A reverse mortgage can offer access to the funds you need to “age in place.”
In a recent survey, 78% of Americans in the Baby Boomer generation said that aging in place—remaining in their current homes for as long as possible—is one of their goals for the future.1 Sadly, only half of them believe that they’ll reach that goal. Of all Americans surveyed, 29% think they won’t have enough money to age in place. Another 24% say their home would be a barrier to aging, because it isn’t suitable for the elderly.
Fortunately, there’s a financial solution that can help address both barriers: a Home Equity Conversion Mortgage (HECM), commonly known as a reverse mortgage. It helps homeowners ages 62 and older access some of the equity they’ve built in their homes and converts it to cash they can use for any purpose—including making home upgrades and repairs to make it safer and more livable.
In particular, a reverse mortgage line of credit can help you create a financial resource to help cover future expenses. As compared to a standard HELOC (Home Equity Line of Credit), it has a number of compelling advantages—including the fact that no monthly mortgage payment is required.2
Why do so many Americans want to age in place?
- Independence. People understandably have a strong desire to keep control of their daily lives. Making home-improvement upgrades to account for limits in mobility, or hiring help with some of the maintenance chores, can go a long way to making aging in place more practical.
- Community connections. Relationships with friends, neighbors, and community organizations are invaluable. In fact, friends and neighbors could provide just the help they need to remain at home—and being involved in their communities gives people a chance to help others, as well.
- Routines and social interaction. People need both: studies show that daily tasks of self-care and home maintenance help with memory retention.3Older adults who have frequent social contact exhibit 70% less cognitive decline than those who don’t.4
- Family. Once people go into an assisted-living facility or nursing home, family visits may be restricted to certain hours—and traditional gatherings may have to be altered or eliminated. A stable family dynamic provides comfort and familiarity for older adults dealing with life changes due to aging.
While probably not as much as the $75,000+ per year that it costs for an average assisted-living facility5, aging in place still comes with a significant cost. Home renovations, such as retrofitting a bathroom or improving accessibility, can cost thousands. Hiring a personal-care, housekeeping, or landscaping service is an ongoing expense. If you’re a senior on a fixed income, where will the money come from? The answer could be right inside your home.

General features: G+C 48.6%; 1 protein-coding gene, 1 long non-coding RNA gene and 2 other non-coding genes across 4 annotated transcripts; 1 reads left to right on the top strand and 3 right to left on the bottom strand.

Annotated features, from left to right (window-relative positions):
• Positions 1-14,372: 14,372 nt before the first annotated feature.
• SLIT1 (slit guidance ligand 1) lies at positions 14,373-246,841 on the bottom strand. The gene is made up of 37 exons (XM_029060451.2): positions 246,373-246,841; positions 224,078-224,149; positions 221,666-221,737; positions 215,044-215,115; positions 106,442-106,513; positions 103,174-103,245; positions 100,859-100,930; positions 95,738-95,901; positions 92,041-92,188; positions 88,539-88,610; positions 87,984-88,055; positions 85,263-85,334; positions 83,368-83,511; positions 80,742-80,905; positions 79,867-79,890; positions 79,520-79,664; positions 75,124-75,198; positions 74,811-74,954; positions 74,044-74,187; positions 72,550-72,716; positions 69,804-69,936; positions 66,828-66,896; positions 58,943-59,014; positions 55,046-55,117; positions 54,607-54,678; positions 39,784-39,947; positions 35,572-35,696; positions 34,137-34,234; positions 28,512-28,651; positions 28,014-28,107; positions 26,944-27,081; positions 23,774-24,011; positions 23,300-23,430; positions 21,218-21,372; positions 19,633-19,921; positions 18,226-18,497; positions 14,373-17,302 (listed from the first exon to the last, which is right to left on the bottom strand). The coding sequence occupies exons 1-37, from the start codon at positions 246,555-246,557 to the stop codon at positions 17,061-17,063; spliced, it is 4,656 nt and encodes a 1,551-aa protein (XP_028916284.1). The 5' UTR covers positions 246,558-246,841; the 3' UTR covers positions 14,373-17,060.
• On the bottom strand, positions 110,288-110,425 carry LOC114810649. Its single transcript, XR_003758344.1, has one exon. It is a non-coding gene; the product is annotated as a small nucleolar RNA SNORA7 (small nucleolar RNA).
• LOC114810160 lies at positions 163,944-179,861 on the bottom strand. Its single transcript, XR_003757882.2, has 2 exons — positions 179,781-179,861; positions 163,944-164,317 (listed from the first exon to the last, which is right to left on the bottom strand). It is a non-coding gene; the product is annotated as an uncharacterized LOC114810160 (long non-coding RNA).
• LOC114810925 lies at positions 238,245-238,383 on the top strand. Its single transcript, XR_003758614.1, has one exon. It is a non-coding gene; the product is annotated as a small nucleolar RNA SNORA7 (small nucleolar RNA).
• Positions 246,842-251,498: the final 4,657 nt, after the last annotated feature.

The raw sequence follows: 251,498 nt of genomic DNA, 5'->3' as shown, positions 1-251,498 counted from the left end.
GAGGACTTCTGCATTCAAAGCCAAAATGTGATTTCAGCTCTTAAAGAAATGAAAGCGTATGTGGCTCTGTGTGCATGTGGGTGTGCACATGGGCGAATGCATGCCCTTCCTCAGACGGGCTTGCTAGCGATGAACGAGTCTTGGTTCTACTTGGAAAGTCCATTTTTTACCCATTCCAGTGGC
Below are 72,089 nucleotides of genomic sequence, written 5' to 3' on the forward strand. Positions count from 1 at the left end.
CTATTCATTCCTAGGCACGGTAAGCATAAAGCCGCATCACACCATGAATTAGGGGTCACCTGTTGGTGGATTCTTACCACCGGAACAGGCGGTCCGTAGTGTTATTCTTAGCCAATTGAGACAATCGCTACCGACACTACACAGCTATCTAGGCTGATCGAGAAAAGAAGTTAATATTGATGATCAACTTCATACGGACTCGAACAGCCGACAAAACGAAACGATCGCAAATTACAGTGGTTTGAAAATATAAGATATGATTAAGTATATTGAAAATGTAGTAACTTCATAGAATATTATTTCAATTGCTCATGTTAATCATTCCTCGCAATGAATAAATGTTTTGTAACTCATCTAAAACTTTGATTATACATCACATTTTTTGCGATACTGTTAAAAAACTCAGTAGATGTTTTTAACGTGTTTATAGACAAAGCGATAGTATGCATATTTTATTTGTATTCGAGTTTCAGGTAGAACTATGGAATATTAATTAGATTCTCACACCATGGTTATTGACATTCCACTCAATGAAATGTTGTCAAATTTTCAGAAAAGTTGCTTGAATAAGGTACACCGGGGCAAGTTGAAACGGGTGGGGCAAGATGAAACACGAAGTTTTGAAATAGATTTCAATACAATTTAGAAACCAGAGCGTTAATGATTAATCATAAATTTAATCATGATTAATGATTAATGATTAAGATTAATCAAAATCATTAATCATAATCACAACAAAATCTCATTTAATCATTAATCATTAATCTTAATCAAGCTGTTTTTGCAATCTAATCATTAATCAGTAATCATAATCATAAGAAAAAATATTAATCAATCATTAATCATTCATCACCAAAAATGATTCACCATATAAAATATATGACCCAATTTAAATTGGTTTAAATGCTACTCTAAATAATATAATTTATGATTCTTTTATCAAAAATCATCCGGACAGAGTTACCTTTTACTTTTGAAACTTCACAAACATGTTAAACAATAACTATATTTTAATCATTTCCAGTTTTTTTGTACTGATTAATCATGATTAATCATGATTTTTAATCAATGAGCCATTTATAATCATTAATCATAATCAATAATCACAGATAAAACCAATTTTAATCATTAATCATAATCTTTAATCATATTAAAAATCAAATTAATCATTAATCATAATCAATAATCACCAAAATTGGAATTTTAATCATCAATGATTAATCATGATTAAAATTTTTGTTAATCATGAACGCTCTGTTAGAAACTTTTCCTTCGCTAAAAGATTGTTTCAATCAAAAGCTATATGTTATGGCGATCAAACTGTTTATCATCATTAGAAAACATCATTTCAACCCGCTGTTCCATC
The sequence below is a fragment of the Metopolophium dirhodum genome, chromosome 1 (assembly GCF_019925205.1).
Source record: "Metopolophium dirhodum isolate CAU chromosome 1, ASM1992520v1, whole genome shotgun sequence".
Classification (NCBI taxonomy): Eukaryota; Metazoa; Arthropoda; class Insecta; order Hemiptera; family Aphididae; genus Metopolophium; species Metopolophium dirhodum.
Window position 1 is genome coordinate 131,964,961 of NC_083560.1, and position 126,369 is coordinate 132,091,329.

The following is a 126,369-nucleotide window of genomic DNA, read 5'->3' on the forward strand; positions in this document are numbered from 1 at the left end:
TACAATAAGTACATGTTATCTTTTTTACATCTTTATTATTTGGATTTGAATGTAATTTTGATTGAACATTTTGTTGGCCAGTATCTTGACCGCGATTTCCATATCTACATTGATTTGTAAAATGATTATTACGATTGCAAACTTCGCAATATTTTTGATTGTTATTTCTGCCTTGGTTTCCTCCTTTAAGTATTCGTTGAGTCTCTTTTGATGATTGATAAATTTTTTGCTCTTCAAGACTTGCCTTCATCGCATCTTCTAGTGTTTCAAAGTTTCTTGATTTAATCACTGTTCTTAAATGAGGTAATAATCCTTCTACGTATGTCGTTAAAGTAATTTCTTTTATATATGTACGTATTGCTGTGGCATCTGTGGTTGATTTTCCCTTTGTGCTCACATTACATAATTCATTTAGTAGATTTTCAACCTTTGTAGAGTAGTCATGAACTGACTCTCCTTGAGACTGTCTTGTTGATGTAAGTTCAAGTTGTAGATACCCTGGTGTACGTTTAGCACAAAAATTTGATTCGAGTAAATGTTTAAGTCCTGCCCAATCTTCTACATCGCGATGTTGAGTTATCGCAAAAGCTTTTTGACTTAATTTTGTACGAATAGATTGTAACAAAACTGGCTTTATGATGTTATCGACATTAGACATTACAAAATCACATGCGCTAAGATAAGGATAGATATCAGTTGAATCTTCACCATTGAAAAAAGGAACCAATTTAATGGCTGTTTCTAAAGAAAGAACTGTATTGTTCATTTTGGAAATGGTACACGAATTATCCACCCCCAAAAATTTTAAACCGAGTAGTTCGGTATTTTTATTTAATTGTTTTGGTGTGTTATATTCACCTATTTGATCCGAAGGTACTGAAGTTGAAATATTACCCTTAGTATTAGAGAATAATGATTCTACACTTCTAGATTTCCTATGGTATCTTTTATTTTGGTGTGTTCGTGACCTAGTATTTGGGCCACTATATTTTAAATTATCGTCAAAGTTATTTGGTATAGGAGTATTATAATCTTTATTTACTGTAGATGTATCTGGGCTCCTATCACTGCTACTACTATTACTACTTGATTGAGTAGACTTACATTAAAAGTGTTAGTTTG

How can a reverse mortgage help?
A reverse mortgage lets you tap into the home equity you’ve accrued while making your mortgage payments. The proceeds are first used to pay off any existing mortgage, freeing you from that monthly payment and allowing you to redirect the money to pay for other things—which helps you avoid dipping into your savings and other invested assets.
Then, you can take the remaining income tax-free6 funds as a lump sum, in monthly payments, as a line of credit, or in any combination—and use the money for anything you wish.
The title remains in your name, so you still own the home. As long as you meet the terms of the loan—paying property taxes, insurance and for home maintenance—the loan doesn’t come due until the last borrower leaves the home permanently.
Why not just get a HELOC?
While a reverse mortgage line of credit and a HELOC are both credit lines secured against your home, there are several key differences. The better loan for you will depend on your situation and your financial needs. But when you compare a reverse mortgage line of credit to a HELOC, the reverse mortgage has a number of distinct advantages:
- A HELOC requires a monthly payment, adding another expense to your budget. A reverse mortgage pays off your existing mortgage while requiring no monthly payments of its own.2
- A HELOC can be reduced or frozen by the lender at any time. The lender cannot reduce the amount available to you through a HECM reverse mortgage.
- The unused portion of a reverse mortgage line of credit grows over time.7 A HELOC does not grow over the life of the loan.
- A reverse mortgage is insured by the Federal Housing Administration. A HELOC is not.
- Independent, HUD-approved counseling is provided with a reverse mortgage to ensure that you understand your options. You don’t get independent counseling with a HELOC.
If you’re one of the many older adults who hope to age in place, you may want to consider a reverse mortgage line of credit before you take out that HELOC.
To learn more about a reverse mortgage line of credit, call Longbridge at 855-523-4326, or fill out the form on this page for a free info kit. There’s no cost and no obligation.
- Aging in Place in America, Research Report, Fresenius Medical Care, 2020 https://fmcna.com/content/dam/fmcna/live/aging-in-place/Aging-In-Place-in-America-Research-Report-FINAL.pdf
- Real estate taxes, homeowners insurance, and property maintenance required.
- Care.com. Why a Daily Routine is Helpful for People with Dementia.https://www.agingcare.com/articles/daily-routine-for-people-with-dementia-156855.htm
- Greater Good Science Center at UC Berkeley. How Societal Connections Keep Seniors Healthyhttps://greatergood.berkeley.edu/article/item/how_social_connections_keep_seniors_healthy
- National Bureau of Economic Research, Medical Spending of the Elderly.https://www.nber.org/bah/2015no2/medical-spending-elderly
- Consult a financial advisor and appropriate government agencies for any effect on taxes or government benefits.